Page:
If a future ‘referendum’ were dominated by the Democratic Party and Albert Ho Chun-yan, as is now being floated, this would be a very different affair from the last one. As Ho’s farcical 2012 C.E. ‘small circle’ election campaign showed, Ho and the Democratic Party have no rightful claim to be the sole or main spokespeople of the democracy struggle, including such a key episode as a future resignation exercise. Ho opposed the 2010 movement and did his best to reduce its impact, instead supporting fruitless talks with the CCP. If the resignation tactic is now repeated under the control organizationally and politically of the Democratic leadership, this will mean a more ‘moderate’, muted campaign, in terms of slogans and connections to actual struggle, that will fall far short of what is needed.

Socialist Action says that any future ‘referendum’ campaign must instead be based on democratic and open campaign structures, involving a plurality of organisations involved in the democracy struggle, with democratic discussions and decision-making on all key issues.

Should political parties be kept out?

Some Democratic and Civic Party leaders are warning against the possible ‘hi-jacking’ of OC, pointing to unnamed radicals. They also argue that political parties, banners, symbols, and publications, should be kept out of the movement. This is a recipe for an undemocratic, bureaucratically controlled occupation. At first sight this ‘non-party’ argument can appeal to some layers of youth and workers, who rightly view the political parties of the capitalist establishment with scorn. But the question must be asked why is it politicians from these very parties that now hypocritically oppose freedom for political parties? It is obvious that any mass movement, drawing together people from a broad spectrum, that does not allow democracy within its own ranks – the right of different groupings, parties or individuals to openly campaign and put their case – cannot create a democratic society.

The call to ban different parties has been borrowed, paradoxically, from the Chinese dictatorship. Similarly, it is a contradiction in terms for any truly democratic leader or organisation to raise complaints about the possible ‘hi-jacking’ of a demonstration or struggle. This echoes the CCP’s cry of ‘black hands’, which it routinely uses to discredit mass protests in China. Both accusations hold the masses in contempt, portraying them as unthinking pawns to be manipulated or ‘hi-jacked’ by ‘outside forces’. This type of argument reveals a desperation and insecurity among the pan democratic tops – to keep the movement within tight controls and guard against so-called ‘radical forces’ gaining in influence. This is not the first time these leaders have manifested an essentially ‘small circle’ bureaucratic approach to mass protests.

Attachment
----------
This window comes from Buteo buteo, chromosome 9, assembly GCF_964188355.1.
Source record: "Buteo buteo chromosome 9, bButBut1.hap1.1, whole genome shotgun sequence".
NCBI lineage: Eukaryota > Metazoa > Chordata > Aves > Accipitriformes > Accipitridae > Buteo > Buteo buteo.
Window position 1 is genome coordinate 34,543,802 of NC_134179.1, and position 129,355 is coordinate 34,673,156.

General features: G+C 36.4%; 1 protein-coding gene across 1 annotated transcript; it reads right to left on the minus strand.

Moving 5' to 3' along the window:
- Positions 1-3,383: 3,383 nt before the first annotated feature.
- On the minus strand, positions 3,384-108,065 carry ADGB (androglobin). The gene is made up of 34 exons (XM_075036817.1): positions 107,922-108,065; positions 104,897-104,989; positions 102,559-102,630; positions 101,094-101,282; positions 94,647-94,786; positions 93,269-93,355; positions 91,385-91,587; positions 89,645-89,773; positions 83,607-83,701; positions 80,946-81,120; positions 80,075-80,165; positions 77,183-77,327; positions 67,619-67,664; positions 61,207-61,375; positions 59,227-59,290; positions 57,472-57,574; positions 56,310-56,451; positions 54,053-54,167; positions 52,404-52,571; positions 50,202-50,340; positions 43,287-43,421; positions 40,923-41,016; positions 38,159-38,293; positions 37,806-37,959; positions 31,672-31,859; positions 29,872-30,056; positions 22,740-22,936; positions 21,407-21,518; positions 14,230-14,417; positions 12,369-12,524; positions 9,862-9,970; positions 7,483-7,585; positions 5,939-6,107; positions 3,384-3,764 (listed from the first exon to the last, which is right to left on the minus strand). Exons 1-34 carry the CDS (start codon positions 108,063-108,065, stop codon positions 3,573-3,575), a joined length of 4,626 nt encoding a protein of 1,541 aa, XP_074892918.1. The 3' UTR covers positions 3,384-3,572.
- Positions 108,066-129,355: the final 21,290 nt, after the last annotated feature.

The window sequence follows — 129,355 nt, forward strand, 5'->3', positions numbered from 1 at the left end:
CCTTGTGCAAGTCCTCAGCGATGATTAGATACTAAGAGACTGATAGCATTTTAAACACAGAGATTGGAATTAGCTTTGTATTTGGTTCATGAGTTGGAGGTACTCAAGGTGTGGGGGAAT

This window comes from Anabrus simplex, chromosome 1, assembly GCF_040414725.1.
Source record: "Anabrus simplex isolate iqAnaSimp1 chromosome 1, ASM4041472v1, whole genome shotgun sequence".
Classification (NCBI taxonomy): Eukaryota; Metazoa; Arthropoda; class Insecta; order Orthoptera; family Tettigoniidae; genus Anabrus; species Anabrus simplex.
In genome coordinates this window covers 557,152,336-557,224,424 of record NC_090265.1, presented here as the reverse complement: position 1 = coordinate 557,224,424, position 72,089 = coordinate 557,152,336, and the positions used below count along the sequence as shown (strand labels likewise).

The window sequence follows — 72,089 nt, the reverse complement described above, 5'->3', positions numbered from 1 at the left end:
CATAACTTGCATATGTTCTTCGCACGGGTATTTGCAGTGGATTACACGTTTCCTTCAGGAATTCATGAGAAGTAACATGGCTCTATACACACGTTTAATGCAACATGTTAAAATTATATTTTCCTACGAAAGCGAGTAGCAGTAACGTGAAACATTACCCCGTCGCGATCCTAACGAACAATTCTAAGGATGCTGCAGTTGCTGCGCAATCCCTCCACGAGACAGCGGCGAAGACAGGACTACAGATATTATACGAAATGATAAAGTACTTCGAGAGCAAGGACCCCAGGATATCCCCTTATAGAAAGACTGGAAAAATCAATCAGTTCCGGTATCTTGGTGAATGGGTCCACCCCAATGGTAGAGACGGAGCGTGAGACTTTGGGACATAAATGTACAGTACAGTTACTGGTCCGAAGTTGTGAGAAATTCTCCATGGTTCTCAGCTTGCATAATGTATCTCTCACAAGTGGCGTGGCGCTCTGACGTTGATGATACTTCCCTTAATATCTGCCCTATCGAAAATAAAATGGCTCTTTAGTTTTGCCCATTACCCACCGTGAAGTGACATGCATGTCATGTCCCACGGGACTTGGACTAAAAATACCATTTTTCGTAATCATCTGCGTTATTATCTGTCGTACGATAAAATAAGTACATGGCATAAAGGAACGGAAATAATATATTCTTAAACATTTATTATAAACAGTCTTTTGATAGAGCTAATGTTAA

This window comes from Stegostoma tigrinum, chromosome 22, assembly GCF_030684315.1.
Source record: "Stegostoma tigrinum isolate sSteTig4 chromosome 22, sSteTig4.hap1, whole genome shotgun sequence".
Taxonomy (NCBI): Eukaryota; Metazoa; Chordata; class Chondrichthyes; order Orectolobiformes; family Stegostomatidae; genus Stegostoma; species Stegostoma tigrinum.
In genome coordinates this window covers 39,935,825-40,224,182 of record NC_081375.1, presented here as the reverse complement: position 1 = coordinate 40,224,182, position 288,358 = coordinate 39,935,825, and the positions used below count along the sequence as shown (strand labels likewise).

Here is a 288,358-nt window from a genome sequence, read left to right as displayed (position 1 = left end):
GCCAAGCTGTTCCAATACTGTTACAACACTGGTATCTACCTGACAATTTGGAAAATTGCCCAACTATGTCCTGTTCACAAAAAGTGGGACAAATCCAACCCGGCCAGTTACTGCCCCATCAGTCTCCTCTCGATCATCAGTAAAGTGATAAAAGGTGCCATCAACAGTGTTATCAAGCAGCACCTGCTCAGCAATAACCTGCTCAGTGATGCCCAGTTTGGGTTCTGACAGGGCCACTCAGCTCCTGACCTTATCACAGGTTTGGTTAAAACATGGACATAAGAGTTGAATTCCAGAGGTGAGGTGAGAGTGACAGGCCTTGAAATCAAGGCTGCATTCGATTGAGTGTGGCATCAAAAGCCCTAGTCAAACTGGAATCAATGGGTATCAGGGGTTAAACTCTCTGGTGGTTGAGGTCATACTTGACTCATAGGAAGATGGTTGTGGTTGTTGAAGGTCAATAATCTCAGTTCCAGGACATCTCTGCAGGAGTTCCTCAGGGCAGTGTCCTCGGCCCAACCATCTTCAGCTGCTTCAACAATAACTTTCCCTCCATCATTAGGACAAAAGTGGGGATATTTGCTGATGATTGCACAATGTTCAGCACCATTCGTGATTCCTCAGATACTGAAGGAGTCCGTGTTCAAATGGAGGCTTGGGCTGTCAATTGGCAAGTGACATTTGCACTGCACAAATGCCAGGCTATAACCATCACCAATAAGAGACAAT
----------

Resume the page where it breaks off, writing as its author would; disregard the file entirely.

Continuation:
The establishment politicians dominate the debate in the media, but at the same time largely lack real forces: mass parties and activists on the ground. This is part of an international phenomenon whereby politics has been ‘Americanised’, dominated by massive media and advertising budgets, winning votes but totally lacking roots among the masses. This fate has befallen the former workers’ and left parties, which have shifted to the right and become pillars of the capitalist establishment, and this is why Socialist Action and our international co-thinkers in the CWI call for the formation of new fighting working class parties. History shows that such parties are essential weapons in the struggle for democracy.

Politicians who dread real struggle and confrontation, and always veer towards compromise, have no need or wish to campaign openly for their ideas on the streets or among a crowd of demonstrators. Their ideas are echoed and promoted by the establishment-controlled media and they seek support from the least conscious, inactive layers, rather than those on the frontline of struggle. For the mass struggle on the other hand, it is a positive for the political affiliation (or lack thereof) of this or that platform speaker or leading activist to be out in the open. The Democratic Party establishment and their allies oppose this democratic, transparent approach to building a movement, because they prefer to hide their real political agenda, which is more suited to backroom negotiations with the government.

What lessons should be drawn from the Tamar occupation against school brainwashing?